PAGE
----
Budget 2018 individuals and entrepreneurship



Budget 2018

A number of measures were announced in Budget 2018 that will have an impact on individual’s taxation. The key areas in which changes were announced are as follows:

  • An increase in the standard rate band for income tax of €750 to €34,550 for single earners. For married one income couples, the standard rate band increases from €42,800 to €43,550.
  • The USC 2.5% rate is to be reduced to 2%. The ceiling for this band is to be increased to €19,372 from €18,772. The 5% rate is to be reduced to 4.75%. Thus, the marginal rate of tax on incomes up to €70,044 will be 48.75% going forward
  •  Increase in the home carer tax credit from €1,100 to €1,200
  • Increase in the earned income tax credit from €950 to €1,150
  • Medical card holders with income of up to €60,000 will continue to pay USC at the lower rate (now 2%) for a further two years.
  • Expenses incurred prior to the letting of a property are to be allowed as a deduction for tax purposes. This applies for properties that have been unlet for 12 months or more. If the property is removed from the rental market within 4 years then the relief will be clawed back. A cap of €5,000 will apply per property.
  • No increases to the CAT thresholds.
  • Agricultural land used for solar panel purposes (covering up to 50% of the land) will qualify for CAT agricultural relief and CGT retirement relief
  • Consanguinity relief for inter family farm transfers, which applies stamp duty at a rate of 1%, is to continue.
  • Young trained farmers stamp duty relief is to continue
  • The much lauded merger of Universal Social Charge and PRSI has been announced, although no details for implementation were published. A working group is to be established to explore the proposed merger.

For more Budget commentary visit our dedicated Budget 2018 webpage.

Our view

While the changes announced in relation to income tax are welcome, the level of taxation in Ireland remains stubbornly high and acts as a disincentive to attracting talent into Ireland, particularly in this crucial period before the UK leaves the European Union. In addition this high level of taxation is a disincentive to domestic business owners and entrepreneurs.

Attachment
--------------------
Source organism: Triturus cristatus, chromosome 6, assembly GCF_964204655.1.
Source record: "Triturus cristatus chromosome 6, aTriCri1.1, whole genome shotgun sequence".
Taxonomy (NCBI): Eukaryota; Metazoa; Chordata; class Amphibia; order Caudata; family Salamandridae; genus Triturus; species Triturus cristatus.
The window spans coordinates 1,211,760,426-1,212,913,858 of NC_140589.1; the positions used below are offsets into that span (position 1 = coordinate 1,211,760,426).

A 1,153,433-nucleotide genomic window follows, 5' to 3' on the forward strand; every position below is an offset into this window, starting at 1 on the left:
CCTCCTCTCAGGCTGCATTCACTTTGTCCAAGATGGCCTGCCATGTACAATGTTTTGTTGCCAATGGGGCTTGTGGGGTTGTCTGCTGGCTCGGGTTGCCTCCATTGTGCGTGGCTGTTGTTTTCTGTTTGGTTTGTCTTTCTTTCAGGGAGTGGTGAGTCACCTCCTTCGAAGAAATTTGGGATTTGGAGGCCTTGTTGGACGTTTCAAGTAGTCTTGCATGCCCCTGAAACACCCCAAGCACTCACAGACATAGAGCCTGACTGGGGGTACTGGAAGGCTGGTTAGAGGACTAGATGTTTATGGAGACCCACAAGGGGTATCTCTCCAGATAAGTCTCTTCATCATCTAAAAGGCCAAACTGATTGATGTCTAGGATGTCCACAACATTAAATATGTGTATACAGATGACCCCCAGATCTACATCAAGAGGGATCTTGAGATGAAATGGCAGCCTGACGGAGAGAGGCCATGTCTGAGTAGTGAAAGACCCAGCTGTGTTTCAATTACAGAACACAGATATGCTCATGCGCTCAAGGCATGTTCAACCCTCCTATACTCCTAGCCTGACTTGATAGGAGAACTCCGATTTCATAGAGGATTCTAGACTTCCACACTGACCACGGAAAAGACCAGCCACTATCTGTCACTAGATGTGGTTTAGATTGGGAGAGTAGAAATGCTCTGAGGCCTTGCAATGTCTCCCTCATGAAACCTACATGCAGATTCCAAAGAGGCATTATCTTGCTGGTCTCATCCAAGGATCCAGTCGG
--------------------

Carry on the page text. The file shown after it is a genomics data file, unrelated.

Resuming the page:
Any downward change to the Universal Social Charge rates has to be welcomed. However, the government did not introduce any reduction to the 3% surcharge on self-employed individuals earning over €100,000. The marginal rate of income tax for such individuals remains at 55%. As the surcharge was introduced as an emergency measure it was hoped that it would be reviewed but to date there appears to be no desire to remove the surcharge or even decrease it slightly.

The implementation of changes arising from the USC/PRSI merger working group is likely to take some time. The complexities of each of these charges, the interaction of the changes and how they apply to taxpayers will be a difficult area to negotiate.

The changes to the rental sector are welcome, but are limited. Given the level of vacant property in the country it was hoped that more significant measures to encourage individuals to make properties available for renting would have been introduced.

Having regard to the increases in property values in the last number of years, and the changes to CAT residential relief, it was hoped that the tax free thresholds for gift and inheritance tax might have been increased closer to their pre-recession levels.

Overall the taxation measures introduced were significant in number, but not in impact. The overall policy has been to improve matters for middle income earners. This has been slowly achieved over the last few Budgets. However, the high marginal rate of tax is not a positive message for Ireland in its bid to win new enterprises as a result of Brexit.

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